Monday, February 28, 2022

Bukowski Reads by Matthew Bowers

Style, smile




those crazy 

twinkling eyes


wolf grin

Typewriter echos 

Banging like thunder


a humid, 

steamy room, 


stained wallpaper,

curtains drawn, 

ceiling fan shadows 

like Donkey Xote

Dried, righteous brain

Society is a drag man...






Repeat son

The reason, so many fools

Line up and take charge

Paving the way with

Billboards and skylights

Marching along blindly

Dropping like lemmings 

Crashing in the surf

Below the precipice

Pied piper 

Rod Steiner

On the WaterFront

One nighter

The Ides of March


Pay the debt


The hustle 


First full moon

Black tar

Red balloons






Candle wax



Born in Massachusetts, received the "Class Artist" title for the graduating year of highschool, as well as assisting in the writing and production of the school poetry book. Later moved to Boston then Salem MA. becoming a novice practitioner of pagan and ritualistic arts, spending time studying Chaos MagicK before moving to Hollywood CA. to write and perform music. In 2020 starting up The Calling which incorporates a YouTube channel, podcast, group, Facebook pages, as well as a website and store. Something Witchy This Way Comes was released in 2021, with several more projects in the works including a first Novel and Young Adult adventure.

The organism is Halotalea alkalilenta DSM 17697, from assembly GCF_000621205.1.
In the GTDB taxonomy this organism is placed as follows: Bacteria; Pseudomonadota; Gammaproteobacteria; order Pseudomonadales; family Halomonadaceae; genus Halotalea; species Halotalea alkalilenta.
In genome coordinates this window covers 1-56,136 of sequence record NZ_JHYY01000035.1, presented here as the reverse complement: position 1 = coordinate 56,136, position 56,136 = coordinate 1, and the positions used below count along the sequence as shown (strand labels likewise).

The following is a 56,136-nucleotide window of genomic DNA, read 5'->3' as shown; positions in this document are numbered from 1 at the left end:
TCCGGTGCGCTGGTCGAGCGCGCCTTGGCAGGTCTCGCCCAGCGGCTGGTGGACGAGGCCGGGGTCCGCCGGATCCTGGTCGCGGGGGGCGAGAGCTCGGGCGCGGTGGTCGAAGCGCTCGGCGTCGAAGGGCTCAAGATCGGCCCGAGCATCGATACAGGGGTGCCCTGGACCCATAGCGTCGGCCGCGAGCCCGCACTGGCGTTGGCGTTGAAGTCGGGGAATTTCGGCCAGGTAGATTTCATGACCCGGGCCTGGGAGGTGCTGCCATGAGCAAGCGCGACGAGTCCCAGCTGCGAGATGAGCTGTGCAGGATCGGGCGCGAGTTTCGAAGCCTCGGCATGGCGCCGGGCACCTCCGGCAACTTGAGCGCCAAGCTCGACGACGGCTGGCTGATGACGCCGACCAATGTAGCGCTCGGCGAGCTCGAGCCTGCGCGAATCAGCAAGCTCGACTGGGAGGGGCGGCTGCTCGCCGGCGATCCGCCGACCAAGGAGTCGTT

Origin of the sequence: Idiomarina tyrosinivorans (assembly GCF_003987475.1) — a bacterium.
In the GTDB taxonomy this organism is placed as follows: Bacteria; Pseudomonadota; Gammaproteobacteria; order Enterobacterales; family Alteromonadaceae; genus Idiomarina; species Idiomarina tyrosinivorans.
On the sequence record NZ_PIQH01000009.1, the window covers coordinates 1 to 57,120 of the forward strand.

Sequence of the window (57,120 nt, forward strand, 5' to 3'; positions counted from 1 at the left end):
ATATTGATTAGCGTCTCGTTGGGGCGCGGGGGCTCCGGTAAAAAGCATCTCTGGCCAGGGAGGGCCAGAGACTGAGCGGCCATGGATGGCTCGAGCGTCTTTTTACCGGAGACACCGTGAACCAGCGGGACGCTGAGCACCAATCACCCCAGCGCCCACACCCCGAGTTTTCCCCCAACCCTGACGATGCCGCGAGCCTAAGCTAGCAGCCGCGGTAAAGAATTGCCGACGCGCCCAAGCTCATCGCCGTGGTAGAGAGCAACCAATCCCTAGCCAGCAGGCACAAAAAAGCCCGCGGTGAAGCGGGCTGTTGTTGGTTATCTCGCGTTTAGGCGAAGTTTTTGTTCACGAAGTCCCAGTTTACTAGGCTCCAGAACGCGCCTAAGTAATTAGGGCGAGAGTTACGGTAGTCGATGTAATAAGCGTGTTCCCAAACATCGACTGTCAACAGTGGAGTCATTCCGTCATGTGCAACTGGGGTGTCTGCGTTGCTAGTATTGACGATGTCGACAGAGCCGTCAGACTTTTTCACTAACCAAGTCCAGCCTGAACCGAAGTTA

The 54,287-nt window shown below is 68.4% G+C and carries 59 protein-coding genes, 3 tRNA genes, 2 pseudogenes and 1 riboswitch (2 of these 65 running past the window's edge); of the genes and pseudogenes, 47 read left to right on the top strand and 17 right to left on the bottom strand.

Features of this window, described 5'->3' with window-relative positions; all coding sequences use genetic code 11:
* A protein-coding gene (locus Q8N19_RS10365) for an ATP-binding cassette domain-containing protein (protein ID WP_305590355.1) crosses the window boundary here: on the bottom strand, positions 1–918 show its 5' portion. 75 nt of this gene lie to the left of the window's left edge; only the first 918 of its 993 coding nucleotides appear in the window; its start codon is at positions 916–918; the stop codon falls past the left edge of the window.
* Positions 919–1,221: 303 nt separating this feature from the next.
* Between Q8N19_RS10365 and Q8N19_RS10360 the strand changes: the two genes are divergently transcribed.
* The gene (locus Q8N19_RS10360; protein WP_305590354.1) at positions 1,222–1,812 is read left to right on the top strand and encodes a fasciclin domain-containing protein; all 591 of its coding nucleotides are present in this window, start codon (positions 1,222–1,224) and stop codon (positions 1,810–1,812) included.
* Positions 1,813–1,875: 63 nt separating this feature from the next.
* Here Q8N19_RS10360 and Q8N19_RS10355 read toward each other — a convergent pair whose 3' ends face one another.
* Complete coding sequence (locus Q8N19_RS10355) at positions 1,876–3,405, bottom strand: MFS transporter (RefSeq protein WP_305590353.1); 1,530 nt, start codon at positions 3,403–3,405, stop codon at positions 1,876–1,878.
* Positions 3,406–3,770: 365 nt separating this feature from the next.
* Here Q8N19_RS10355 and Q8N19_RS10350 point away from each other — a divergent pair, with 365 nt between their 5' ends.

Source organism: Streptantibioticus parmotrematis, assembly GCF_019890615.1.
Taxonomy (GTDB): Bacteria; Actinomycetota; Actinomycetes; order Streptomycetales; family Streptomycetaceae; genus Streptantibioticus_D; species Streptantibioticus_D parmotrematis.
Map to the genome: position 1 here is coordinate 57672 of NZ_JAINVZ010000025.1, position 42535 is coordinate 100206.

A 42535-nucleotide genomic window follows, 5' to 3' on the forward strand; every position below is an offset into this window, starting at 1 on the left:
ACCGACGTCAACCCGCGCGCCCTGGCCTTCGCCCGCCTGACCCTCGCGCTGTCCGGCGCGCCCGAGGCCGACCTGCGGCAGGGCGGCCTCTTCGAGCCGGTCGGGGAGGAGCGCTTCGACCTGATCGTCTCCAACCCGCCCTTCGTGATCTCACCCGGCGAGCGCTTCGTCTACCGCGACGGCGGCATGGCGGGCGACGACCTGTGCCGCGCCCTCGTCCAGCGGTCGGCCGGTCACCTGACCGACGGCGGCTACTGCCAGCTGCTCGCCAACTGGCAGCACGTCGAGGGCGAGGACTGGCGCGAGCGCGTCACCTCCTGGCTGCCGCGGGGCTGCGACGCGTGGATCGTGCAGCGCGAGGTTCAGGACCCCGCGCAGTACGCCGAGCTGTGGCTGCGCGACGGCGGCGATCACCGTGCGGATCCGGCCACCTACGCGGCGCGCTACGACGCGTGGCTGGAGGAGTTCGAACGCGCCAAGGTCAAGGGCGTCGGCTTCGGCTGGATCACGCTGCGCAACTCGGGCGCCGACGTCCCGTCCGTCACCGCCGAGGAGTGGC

Saturday, February 26, 2022

As Heavy Rain by Susan Tepper

Blood seeding meadows 

of this country 

as heavy rain


more than a hundred years


in fly swamped heat 

on their bellies

kids hunt down

wild strawberries

with the same vengeance.

Weak and small on the vine. 

Scant, each year’s crop

feeding off the source.

A cycle

some call it, putting a lid on it;

others trumpet more blatant:

The war for independence.

Meaningless, we thought 

by the time the torn-up 60’s 

folded into a 70’s gasp; 

clutching to long held custom of 

abuse, slaughter, denial, no trial.

Hang me, brother, the joker

cries in the night; thick.

Slice with your hand horizontally, 

feel the hardened air 

booze flows its steady stream, the 

laughter around him gone shrill.  

Friend raised in Mississippi

a black man of business, now,

admitting he still gets the shakes


once in a while

for work

he has to cross   

The Emmett Till Bridge

past sundown.